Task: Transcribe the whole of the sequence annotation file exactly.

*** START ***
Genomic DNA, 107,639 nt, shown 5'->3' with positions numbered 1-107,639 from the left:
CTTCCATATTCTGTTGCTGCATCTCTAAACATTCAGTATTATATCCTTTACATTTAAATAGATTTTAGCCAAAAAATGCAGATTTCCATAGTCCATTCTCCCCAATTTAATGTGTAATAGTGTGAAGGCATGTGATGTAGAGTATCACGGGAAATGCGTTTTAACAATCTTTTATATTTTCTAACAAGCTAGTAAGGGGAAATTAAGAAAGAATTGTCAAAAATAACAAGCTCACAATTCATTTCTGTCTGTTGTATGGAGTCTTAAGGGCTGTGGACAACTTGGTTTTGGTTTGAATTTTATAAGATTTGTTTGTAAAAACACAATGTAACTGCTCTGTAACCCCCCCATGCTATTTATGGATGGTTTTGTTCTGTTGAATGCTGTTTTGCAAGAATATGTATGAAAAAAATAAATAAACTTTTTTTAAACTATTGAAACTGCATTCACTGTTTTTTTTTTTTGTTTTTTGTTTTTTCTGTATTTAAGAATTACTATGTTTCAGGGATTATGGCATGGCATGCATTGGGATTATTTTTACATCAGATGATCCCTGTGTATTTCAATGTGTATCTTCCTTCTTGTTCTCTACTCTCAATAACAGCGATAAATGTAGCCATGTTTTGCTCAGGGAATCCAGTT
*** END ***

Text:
Genomic DNA, 107,639 nt, shown 5'->3' with positions numbered 1-107,639 from the left:
CTTCCATATTCTGTTGCTGCATCTCTAAACATTCAGTATTATATCCTTTACATTTAAATAGATTTTAGCCAAAAAATGCAGATTTCCATAGTCCATTCTCCCCAATTTAATGTGTAATAGTGTGAAGGCATGTGATGTAGAGTATCACGGGAAATGCGTTTTAACAATCTTTTATATTTTCTAACAAGCTAGTAAGGGGAAATTAAGAAAGAATTGTCAAAAATAACAAGCTCACAATTCATTTCTGTCTGTTGTATGGAGTCTTAAGGGCTGTGGACAACTTGGTTTTGGTTTGAATTTTATAAGATTTGTTTGTAAAAACACAATGTAACTGCTCTGTAACCCCCCCATGCTATTTATGGATGGTTTTGTTCTGTTGAATGCTGTTTTGCAAGAATATGTATGAAAAAAATAAATAAACTTTTTTTAAACTATTGAAACTGCATTCACTGTTTTTTTTTTTTGTTTTTTGTTTTTTCTGTATTTAAGAATTACTATGTTTCAGGGATTATGGCATGGCATGCATTGGGATTATTTTTACATCAGATGATCCCTGTGTATTTCAATGTGTATCTTCCTTCTTGTTCTCTACTCTCAATAACAGCGATAAATGTAGCCATGTTTTGCTCAGGGAATCCAGTT